It’s no secret that home values have dropped dramatically in virtually every
market in the United States over the last few years. Several states have
seen frightening price adjustments downward. Florida, California, Nevada and
Arizona lead the nation with the decline of residential home values. And
while these states appear to have slowed their declines, at least
temporarily, other states are accelerating theirs.
So if prices are dropping how can you tell how much your house is worth?
These days one can’t always depend upon time tested methods for determining
the price of any residential property. But just so you are aware of how the
typical home has been valued in the past we’ll look at the methodology for
pricing a home.
The replacement value of your home is primarily determined by the cost that
would be incurred to rebuild the
structure as it is from the ground up. The replacement value would include
all of the building materials necessary to return your home to its present
condition in the event it had to be rebuilt. This method of determining the
value of a residential property is most often used by insurance companies.
It’s also one of several criteria for value used by real estate appraisers
in arriving at the value of a house.
Real Estate Owned or REO
Never before have we seen so many foreclosures in the United States as we
are seeing today. And there seems to be no end in sight. Many lenders are
carrying enormous real estate owned (REO) inventories. These are properties
a lender has repossessed in foreclosure. Since banks are not in the business
of owning or maintaining real estate they need to sell these properties as
quickly as possible. Gone are the days when a lender wanting to unload a
foreclosed home could simply list the home for sale with a Realtor and sell
Comparable Sales or Comps
These days lenders need to market the property speedily and at the lowest
possible cost. In the past a bank owned property would be sold like any
other. The bank would depend upon a professional appraisal as the determiner
of the home’s value. But in today’s anxiety-ridden marketplace an appraisal
does nothing more than add additional expense to the sale of a property that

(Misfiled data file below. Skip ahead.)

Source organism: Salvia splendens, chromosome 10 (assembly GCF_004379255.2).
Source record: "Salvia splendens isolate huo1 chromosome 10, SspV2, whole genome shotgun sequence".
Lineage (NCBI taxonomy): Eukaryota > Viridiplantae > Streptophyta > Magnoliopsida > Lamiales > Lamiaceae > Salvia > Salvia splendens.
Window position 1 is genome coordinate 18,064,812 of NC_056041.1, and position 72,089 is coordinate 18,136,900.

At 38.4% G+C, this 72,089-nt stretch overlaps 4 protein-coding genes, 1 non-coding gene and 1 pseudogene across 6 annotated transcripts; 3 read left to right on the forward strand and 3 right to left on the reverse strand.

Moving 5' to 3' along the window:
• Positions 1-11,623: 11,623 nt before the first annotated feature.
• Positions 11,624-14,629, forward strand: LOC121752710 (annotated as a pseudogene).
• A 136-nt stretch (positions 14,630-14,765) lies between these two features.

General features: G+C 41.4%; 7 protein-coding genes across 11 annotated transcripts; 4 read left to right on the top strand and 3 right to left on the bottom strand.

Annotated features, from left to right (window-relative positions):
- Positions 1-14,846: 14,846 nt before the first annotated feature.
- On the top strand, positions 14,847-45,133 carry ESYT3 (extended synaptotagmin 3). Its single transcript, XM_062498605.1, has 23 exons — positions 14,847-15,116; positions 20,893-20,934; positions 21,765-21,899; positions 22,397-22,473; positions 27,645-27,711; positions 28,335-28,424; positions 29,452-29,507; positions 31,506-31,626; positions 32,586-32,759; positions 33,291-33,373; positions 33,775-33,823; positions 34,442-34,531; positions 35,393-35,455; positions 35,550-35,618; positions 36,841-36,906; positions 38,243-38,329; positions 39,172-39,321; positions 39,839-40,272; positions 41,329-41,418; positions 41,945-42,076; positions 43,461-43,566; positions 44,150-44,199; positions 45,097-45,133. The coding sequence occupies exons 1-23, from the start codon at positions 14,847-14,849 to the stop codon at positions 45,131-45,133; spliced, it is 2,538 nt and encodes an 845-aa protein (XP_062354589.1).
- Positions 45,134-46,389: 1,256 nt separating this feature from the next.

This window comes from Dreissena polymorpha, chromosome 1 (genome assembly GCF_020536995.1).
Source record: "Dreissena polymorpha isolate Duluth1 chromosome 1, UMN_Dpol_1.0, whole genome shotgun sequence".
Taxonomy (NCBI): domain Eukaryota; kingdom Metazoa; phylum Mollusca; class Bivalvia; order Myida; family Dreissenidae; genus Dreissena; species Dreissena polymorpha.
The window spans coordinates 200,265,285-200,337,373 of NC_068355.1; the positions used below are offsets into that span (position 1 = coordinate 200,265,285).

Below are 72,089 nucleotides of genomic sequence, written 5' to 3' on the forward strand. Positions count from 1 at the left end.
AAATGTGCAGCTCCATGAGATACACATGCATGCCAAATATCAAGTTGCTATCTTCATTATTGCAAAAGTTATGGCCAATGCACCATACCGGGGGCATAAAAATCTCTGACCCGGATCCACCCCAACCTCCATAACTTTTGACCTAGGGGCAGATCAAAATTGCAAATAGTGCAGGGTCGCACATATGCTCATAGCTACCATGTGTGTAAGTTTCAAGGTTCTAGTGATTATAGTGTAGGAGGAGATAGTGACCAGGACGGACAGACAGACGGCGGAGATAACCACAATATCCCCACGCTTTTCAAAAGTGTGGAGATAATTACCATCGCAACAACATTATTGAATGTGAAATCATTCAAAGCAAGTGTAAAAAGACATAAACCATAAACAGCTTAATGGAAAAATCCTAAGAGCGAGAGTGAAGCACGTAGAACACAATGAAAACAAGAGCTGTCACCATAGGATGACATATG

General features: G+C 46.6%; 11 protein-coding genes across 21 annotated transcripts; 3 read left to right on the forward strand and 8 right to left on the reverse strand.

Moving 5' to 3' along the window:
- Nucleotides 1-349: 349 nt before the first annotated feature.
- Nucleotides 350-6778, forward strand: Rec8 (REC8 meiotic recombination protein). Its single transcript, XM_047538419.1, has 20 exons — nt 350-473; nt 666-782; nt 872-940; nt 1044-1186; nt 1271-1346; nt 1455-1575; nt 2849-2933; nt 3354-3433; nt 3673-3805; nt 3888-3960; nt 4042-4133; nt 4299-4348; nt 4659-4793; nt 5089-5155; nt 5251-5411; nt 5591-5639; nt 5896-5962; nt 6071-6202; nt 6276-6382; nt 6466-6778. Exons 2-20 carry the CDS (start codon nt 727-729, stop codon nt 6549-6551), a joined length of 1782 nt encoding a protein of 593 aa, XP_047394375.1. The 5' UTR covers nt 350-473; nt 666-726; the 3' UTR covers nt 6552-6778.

has already fallen dramatically in price. So to determine the value of a
home the lender now often uses the comparable sale method of determining the
value of a home.
This is a relatively simple way to determine a home’s value. The bank
contracts with a local licensed broker to deliver the sales figures on
similar homes to the one in question. These are all properties that have
closed within a certain period of time. In the past a qualified appraiser
would deliver ‘comps’ or comparable prices based on the similarity of homes
sold but today that duty has fallen largely to real estate brokers.
For example, if a bank ordered comps on a 1600 square foot ranch style home
in Palm Springs sitting on a typical city lot the broker would search for
homes that have sold recently meeting the same criteria. There are also
other factors that would be taken into consideration such as the various
amenities or lack thereof, which might add or take away from the final
value, but this is the primary principle of the comparable sales method.
An appraisal incorporates all of the above methods in determining the home
value. An appraiser might offer an extensive opinion of valuation based on
bids from builders based on the cost of construction per square foot. And he
would surely include current comps as well.
Determining the value of a home these days, as always, is probably more an
art than a science. And it would seem that with the market going through its
various convulsions of the past few years there’s been just a little bit of
witchcraft thrown in to boot.